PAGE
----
NEWS
November 9, 2003
Theodore F. Elliott Sr., 85, aircraft training director Theodore Franklin Elliott Sr., a retired aircraft training director who later owned a tavern, died Tuesday of kidney failure at Johns Hopkins Bayview Medical Center. The Salisbury resident was 85. Born in Baltimore and raised in Highlandtown, he attended City College before becoming an accountant for a Pulaski Highway oil company. After serving in the Army Air Forces during World War II, he joined the Glenn L. Martin Co. in Middle River, where he became director of training before his 1969 retirement.
NEWS
By Jacques Kelly, The Baltimore Sun | April 17, 2014
William A. Hubbard, a retired chemical engineer who headed a Baltimore business that created the orange-colored coatings for Howard Johnson restaurant roofs, died of heart failure Monday at his Towson home. He was 92. Born in Rolla, Mo., he was the son of Noel Hubbard, a University of Missouri registrar, and Ruth Johns Hubbard, a syndicated newspaper artist and journalist. He earned a bachelor's degree in chemical engineering from the University of Missouri in 1944, where he was a member of Phi Beta Kappa and Tau Beta Pi. Family members said he tried to enlist in the military during World War II but was turned down.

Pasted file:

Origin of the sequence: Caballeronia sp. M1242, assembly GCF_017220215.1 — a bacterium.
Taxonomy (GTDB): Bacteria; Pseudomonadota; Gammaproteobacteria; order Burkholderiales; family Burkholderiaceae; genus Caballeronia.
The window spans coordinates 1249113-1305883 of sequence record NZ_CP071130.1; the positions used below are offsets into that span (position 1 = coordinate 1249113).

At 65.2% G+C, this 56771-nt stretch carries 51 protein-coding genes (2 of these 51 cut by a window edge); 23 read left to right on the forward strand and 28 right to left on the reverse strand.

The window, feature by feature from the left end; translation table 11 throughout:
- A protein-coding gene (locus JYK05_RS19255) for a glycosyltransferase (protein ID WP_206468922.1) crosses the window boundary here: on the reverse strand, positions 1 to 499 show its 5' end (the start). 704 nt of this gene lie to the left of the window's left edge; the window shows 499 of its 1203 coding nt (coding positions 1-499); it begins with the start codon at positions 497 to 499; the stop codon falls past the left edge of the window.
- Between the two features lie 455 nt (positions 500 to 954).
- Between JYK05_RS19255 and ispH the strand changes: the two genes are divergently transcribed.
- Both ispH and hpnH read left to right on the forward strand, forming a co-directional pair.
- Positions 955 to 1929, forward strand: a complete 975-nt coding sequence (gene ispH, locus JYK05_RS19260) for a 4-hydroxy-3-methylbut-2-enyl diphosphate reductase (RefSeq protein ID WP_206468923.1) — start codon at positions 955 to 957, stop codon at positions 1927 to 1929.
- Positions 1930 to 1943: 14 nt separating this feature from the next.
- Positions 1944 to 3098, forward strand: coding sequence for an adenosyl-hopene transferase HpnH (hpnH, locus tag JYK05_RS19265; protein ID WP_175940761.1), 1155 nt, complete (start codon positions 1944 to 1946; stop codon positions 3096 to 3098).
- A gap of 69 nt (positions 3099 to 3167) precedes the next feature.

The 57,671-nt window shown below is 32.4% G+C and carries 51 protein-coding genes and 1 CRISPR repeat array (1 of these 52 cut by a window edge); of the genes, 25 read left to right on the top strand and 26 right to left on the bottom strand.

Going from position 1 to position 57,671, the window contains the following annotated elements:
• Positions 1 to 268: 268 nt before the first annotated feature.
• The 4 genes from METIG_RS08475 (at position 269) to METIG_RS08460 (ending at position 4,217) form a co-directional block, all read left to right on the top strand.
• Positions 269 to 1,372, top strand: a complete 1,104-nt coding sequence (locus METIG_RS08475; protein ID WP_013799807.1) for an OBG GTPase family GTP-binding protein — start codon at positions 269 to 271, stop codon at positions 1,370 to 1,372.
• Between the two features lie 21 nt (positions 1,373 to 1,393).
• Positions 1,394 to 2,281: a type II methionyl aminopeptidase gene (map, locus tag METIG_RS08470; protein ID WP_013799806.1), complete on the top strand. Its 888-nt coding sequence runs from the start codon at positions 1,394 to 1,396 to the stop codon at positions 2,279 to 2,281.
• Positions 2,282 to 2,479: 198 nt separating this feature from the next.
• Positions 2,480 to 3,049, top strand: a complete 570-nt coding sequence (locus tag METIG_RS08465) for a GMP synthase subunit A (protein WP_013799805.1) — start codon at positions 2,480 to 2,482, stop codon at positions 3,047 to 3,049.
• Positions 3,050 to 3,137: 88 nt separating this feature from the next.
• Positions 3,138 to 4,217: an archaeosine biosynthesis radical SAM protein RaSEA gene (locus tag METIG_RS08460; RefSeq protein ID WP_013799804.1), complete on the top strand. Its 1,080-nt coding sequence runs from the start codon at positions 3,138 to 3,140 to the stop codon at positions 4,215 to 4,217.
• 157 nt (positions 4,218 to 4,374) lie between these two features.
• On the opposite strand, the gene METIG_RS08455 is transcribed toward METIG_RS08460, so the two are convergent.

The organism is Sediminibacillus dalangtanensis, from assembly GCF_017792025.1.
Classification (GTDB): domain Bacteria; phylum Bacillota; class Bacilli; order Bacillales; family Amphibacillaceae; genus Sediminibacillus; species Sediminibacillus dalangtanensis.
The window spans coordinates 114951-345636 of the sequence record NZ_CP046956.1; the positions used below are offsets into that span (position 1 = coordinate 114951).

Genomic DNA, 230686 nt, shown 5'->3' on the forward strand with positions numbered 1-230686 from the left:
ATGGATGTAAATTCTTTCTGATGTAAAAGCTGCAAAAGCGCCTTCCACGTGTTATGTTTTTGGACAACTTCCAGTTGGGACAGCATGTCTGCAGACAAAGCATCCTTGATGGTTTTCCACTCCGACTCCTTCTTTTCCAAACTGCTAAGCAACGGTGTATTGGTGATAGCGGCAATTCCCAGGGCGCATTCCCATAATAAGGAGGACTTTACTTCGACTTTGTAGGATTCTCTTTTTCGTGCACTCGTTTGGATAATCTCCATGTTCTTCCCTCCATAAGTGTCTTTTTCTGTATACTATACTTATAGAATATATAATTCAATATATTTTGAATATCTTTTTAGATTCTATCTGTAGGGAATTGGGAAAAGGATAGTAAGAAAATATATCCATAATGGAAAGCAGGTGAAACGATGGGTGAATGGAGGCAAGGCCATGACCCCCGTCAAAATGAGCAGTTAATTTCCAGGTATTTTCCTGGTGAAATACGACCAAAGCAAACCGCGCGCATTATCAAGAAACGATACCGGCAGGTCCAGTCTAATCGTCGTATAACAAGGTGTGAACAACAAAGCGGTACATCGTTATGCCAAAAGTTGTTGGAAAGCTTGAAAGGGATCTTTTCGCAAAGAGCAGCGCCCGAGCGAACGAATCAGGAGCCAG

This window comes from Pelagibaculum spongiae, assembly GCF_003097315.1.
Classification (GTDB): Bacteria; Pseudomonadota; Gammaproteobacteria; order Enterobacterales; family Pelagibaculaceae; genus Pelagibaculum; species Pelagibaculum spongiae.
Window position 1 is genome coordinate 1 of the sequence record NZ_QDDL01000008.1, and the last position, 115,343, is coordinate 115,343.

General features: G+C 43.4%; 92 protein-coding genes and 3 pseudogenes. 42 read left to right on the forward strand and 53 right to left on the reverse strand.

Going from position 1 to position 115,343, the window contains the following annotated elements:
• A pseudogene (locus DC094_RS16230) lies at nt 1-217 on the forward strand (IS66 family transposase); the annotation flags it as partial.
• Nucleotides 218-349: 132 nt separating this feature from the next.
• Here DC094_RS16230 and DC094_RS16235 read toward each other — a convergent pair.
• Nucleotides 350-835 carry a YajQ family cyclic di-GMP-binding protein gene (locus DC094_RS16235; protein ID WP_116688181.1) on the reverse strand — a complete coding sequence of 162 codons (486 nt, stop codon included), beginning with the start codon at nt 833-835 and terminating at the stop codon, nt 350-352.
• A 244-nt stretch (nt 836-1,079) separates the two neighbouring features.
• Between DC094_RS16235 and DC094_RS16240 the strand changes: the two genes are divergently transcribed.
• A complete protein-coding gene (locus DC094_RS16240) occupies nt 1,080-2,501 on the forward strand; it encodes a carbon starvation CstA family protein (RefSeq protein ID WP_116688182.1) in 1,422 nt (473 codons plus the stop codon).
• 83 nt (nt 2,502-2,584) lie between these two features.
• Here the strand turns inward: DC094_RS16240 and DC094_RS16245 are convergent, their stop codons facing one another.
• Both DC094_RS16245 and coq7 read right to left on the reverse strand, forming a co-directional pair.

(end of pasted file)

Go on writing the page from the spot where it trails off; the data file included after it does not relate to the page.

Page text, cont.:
NEWS
By Alexander E. Hooke | March 21, 2014
Prepared for the next invasion? It will not be led by foreign terrorists or illegal immigrants. This invasion will come in the form of drones - an American specialty. A judge has just ruled that the Federal Aviation Agency cannot ban from public airspace flying robots or pilotless air vehicles owned by commercial enterprises. This decision means drones will no longer be used primarily for war or border patrols. They will soon become part of everyday life. Advocates anticipate a veritable panacea.